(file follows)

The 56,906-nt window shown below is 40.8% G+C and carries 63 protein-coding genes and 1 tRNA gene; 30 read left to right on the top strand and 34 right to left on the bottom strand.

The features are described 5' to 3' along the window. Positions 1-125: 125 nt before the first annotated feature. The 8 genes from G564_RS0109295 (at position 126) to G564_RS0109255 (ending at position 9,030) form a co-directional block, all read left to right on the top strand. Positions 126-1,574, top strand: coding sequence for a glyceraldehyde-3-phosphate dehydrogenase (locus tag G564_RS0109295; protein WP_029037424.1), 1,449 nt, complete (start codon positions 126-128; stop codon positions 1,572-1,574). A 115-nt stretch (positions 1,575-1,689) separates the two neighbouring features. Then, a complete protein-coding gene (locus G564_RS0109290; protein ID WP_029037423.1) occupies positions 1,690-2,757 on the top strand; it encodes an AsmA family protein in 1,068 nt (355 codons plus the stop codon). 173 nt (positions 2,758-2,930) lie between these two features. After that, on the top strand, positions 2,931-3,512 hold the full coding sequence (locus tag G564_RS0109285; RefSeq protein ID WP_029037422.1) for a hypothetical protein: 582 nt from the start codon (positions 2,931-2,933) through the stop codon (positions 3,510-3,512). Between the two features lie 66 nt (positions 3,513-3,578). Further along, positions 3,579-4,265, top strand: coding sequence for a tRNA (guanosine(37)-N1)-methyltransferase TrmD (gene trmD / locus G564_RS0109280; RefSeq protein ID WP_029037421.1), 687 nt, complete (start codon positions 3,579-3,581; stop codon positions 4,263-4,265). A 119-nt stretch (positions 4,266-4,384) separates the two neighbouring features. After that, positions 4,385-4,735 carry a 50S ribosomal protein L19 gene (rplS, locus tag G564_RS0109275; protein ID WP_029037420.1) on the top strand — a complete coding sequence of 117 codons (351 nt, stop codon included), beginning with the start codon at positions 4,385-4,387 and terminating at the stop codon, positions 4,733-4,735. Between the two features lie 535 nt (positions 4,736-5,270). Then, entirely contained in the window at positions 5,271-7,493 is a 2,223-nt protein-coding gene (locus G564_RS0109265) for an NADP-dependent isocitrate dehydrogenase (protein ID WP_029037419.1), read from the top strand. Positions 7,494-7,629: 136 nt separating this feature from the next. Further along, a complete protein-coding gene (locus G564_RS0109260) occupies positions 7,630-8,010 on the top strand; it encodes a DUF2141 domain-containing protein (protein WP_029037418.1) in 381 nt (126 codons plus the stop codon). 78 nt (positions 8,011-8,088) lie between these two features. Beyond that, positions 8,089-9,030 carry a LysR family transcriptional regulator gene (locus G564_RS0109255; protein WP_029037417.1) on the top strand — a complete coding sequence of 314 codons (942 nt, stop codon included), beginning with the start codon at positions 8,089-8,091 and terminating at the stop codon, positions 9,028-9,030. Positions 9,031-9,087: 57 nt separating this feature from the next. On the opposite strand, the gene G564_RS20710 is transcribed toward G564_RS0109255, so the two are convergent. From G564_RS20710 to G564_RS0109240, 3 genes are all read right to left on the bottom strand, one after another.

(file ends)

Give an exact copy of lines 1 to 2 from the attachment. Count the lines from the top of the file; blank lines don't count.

The 56,906-nt window shown below is 40.8% G+C and carries 63 protein-coding genes and 1 tRNA gene; 30 read left to right on the top strand and 34 right to left on the bottom strand.

The features are described 5' to 3' along the window. Positions 1-125: 125 nt before the first annotated feature. The 8 genes from G564_RS0109295 (at position 126) to G564_RS0109255 (ending at position 9,030) form a co-directional block, all read left to right on the top strand. Positions 126-1,574, top strand: coding sequence for a glyceraldehyde-3-phosphate dehydrogenase (locus tag G564_RS0109295; protein WP_029037424.1), 1,449 nt, complete (start codon positions 126-128; stop codon positions 1,572-1,574). A 115-nt stretch (positions 1,575-1,689) separates the two neighbouring features. Then, a complete protein-coding gene (locus G564_RS0109290; protein ID WP_029037423.1) occupies positions 1,690-2,757 on the top strand; it encodes an AsmA family protein in 1,068 nt (355 codons plus the stop codon). 173 nt (positions 2,758-2,930) lie between these two features. After that, on the top strand, positions 2,931-3,512 hold the full coding sequence (locus tag G564_RS0109285; RefSeq protein ID WP_029037422.1) for a hypothetical protein: 582 nt from the start codon (positions 2,931-2,933) through the stop codon (positions 3,510-3,512). Between the two features lie 66 nt (positions 3,513-3,578). Further along, positions 3,579-4,265, top strand: coding sequence for a tRNA (guanosine(37)-N1)-methyltransferase TrmD (gene trmD / locus G564_RS0109280; RefSeq protein ID WP_029037421.1), 687 nt, complete (start codon positions 3,579-3,581; stop codon positions 4,263-4,265). A 119-nt stretch (positions 4,266-4,384) separates the two neighbouring features. After that, positions 4,385-4,735 carry a 50S ribosomal protein L19 gene (rplS, locus tag G564_RS0109275; protein ID WP_029037420.1) on the top strand — a complete coding sequence of 117 codons (351 nt, stop codon included), beginning with the start codon at positions 4,385-4,387 and terminating at the stop codon, positions 4,733-4,735. Between the two features lie 535 nt (positions 4,736-5,270). Then, entirely contained in the window at positions 5,271-7,493 is a 2,223-nt protein-coding gene (locus G564_RS0109265) for an NADP-dependent isocitrate dehydrogenase (protein ID WP_029037419.1), read from the top strand. Positions 7,494-7,629: 136 nt separating this feature from the next. Further along, a complete protein-coding gene (locus G564_RS0109260) occupies positions 7,630-8,010 on the top strand; it encodes a DUF2141 domain-containing protein (protein WP_029037418.1) in 381 nt (126 codons plus the stop codon). 78 nt (positions 8,011-8,088) lie between these two features. Beyond that, positions 8,089-9,030 carry a LysR family transcriptional regulator gene (locus G564_RS0109255; protein WP_029037417.1) on the top strand — a complete coding sequence of 314 codons (942 nt, stop codon included), beginning with the start codon at positions 8,089-8,091 and terminating at the stop codon, positions 9,028-9,030. Positions 9,031-9,087: 57 nt separating this feature from the next. On the opposite strand, the gene G564_RS20710 is transcribed toward G564_RS0109255, so the two are convergent. From G564_RS20710 to G564_RS0109240, 3 genes are all read right to left on the bottom strand, one after another.